10. Me thinks you may well be right. Also, the flat top line is indeed an innovation by the western show system. The round croup is the real thing, not the flat one.

  11. Edouard, You are not going to find a “flat croup” in the Saud lines I don’t think. I have been researching the effect on the horse to engage the hindquarters UNDER the body and according to what I’ve been able to find the ability to round the back, carry a rider comfortably, have elastic gaits and work from behind instead of from the front is equated with a croup angle that is not too dissimilar from the hip angle. Anyone else find anything different?

  12. no i am not looking for a flat croup. A flat croup is a western invention, building on the orientalist paintings. i am looking for a round croup, like Jamr’s or Thalia’s.

  13. Can you post a picture of a hindquarter you are breeding for and one you are breeding away from? I’m a knowledge junkie and I want to learn more about everyone’s take on what makes a good “engine” in an Arabian. And we’d need to state the type of riding or racing or whatever one is breeding toward. Back in the day, from my reading, the desert Arabian was bred for speed and courage and docile temperament. What else? Because what it WAS bred for is no longer what it is now being bred for which necessarily changes the phenotype.

  14. Interesting views…. my own, for what it is worth, is that Bruce and Jeanne, are right about the proper functional angle of the pelvis itself, which is essential, but on top of that a high tail set gives the horse a certain style and class that (to me), with the tail carried like a flag, proclaims the aristocracy of the horse.

  15. The relatively level croup of the Arabian is a good thing, compared to other breeds. Relatively is the key word. To get a really level croup (resting), you need to soften and lower the loin. That makes the tail ‘pop,’ but it is not a good trade-off in my opinion. In movement, how the horse uses the whole rear end makes a big difference.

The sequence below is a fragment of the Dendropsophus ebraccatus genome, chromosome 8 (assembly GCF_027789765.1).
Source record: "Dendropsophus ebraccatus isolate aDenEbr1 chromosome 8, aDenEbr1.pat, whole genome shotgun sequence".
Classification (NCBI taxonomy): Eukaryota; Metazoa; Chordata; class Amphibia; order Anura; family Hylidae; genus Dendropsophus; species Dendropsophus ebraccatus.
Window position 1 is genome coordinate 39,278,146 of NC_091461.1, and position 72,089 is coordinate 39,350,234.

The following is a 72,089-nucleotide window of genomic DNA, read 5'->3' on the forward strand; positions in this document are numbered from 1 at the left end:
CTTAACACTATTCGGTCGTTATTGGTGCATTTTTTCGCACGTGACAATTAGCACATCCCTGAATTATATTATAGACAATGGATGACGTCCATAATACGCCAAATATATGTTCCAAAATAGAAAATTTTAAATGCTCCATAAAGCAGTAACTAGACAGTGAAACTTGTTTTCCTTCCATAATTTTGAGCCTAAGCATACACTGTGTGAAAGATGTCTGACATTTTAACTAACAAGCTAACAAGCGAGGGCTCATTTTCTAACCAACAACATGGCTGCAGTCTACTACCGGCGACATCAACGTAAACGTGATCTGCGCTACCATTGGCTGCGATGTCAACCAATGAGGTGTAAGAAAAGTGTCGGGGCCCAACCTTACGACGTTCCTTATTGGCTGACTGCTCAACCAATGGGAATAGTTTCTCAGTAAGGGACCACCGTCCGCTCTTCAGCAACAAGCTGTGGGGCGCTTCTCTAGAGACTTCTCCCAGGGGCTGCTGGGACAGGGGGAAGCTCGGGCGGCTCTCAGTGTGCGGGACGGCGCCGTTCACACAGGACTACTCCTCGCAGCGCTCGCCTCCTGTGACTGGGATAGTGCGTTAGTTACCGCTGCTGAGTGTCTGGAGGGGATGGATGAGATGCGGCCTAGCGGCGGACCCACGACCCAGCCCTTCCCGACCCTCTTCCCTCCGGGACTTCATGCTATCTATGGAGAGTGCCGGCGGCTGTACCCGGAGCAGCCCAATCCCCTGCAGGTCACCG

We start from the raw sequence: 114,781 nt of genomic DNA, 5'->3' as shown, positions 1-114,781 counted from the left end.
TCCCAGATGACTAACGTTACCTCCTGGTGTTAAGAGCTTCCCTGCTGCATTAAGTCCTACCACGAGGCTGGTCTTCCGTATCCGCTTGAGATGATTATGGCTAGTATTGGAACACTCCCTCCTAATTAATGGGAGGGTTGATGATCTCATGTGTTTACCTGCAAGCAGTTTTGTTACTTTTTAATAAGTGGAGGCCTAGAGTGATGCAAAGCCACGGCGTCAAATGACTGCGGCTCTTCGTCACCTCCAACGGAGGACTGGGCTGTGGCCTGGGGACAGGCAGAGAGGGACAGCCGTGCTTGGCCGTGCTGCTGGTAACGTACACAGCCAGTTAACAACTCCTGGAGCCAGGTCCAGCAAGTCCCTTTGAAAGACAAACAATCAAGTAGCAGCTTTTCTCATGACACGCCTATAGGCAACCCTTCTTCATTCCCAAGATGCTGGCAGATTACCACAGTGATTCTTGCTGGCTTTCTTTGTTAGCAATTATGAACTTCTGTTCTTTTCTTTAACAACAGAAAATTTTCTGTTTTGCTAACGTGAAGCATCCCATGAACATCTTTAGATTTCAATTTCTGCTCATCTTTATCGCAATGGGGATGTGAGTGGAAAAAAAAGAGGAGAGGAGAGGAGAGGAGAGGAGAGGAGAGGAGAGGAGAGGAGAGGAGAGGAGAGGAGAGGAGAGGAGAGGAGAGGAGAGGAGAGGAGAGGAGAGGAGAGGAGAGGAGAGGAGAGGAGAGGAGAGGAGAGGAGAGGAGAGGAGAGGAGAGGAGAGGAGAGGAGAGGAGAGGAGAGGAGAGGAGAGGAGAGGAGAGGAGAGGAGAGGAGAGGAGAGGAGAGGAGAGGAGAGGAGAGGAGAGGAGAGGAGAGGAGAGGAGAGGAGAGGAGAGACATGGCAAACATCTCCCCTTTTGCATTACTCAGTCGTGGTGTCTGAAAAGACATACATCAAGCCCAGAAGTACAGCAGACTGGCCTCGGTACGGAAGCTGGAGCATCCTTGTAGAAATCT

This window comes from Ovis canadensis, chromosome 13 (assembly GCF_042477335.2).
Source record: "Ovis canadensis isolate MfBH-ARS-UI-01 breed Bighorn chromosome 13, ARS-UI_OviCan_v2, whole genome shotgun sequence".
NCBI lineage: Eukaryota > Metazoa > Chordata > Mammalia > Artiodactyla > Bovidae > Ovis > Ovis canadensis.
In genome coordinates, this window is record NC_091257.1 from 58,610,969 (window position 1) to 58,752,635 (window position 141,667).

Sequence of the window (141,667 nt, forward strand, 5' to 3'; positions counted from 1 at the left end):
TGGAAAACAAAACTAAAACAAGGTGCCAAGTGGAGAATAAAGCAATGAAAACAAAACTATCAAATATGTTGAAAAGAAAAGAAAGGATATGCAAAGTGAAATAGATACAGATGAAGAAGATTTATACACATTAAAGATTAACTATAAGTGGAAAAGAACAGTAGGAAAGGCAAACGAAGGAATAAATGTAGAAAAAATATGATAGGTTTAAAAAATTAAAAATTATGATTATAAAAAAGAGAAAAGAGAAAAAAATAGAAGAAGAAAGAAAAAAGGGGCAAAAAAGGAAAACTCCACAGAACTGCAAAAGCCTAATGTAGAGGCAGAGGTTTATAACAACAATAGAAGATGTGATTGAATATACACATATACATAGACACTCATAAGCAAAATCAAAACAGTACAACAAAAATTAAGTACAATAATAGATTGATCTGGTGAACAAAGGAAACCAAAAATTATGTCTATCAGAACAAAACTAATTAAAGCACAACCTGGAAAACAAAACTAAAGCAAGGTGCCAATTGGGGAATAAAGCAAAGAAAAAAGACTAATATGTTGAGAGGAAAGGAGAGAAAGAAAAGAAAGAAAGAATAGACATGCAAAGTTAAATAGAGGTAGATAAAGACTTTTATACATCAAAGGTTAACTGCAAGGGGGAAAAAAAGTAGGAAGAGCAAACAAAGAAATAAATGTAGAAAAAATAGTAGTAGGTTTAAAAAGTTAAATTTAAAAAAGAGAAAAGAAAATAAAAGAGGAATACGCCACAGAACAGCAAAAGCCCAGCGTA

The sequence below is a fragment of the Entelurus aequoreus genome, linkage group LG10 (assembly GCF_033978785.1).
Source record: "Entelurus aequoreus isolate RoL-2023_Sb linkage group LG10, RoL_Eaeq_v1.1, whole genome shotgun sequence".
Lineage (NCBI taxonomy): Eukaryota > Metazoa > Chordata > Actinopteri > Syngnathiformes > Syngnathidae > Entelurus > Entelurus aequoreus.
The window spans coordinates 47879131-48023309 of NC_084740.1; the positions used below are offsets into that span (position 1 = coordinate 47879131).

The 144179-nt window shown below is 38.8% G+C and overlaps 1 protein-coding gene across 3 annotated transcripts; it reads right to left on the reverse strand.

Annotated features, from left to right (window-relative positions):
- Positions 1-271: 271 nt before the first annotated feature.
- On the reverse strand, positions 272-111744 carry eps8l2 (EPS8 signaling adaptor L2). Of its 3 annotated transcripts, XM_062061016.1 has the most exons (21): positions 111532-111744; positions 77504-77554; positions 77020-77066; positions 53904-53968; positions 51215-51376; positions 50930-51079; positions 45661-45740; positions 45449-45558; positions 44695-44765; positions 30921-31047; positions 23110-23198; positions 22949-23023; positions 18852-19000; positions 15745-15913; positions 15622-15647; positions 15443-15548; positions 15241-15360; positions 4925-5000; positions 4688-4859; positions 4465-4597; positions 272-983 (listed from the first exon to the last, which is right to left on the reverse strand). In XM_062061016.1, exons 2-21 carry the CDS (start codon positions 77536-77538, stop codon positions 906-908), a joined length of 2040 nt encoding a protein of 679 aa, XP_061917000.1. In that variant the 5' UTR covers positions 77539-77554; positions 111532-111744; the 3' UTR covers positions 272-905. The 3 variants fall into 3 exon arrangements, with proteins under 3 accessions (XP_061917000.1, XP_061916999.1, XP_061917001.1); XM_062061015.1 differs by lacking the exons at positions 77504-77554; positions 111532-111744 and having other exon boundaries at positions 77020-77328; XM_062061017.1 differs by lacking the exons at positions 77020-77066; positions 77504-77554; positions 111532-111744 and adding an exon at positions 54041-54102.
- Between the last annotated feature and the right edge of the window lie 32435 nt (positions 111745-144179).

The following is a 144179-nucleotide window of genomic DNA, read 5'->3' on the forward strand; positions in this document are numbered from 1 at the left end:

16. I absolutely agree with your emphasis on the word ‘relatively’, it is used in this exact context in one of the early English descriptions (I forget whose for now) and is very important but humans, sadly , tend to ignore qualifying words like this and just breed to extremis. I see many horses with really level pelvises moving with trailing, bicycling hocks, a pet hate of mine, loads of ‘movement’ going on behind but no actual forward propulsion.

  17. Lisa you are so right. You can see the hocks rotating out behind the hindquarters in so many of the rail class show horses. Its the kind of movement that gets very poor marks and comments from any Dressage judge worth her salt.The thing is it is so easy to train arabs to move efficiently with their buts underneath themselves if they have half way decent hind end angles.
    best wishes
    Bruce Peek

Leave a Reply

XHTML: You can use these tags: <a href="" title=""> <abbr title=""> <acronym title=""> <b> <blockquote cite=""> <cite> <code> <del datetime=""> <em> <i> <q cite=""> <s> <strike> <strong>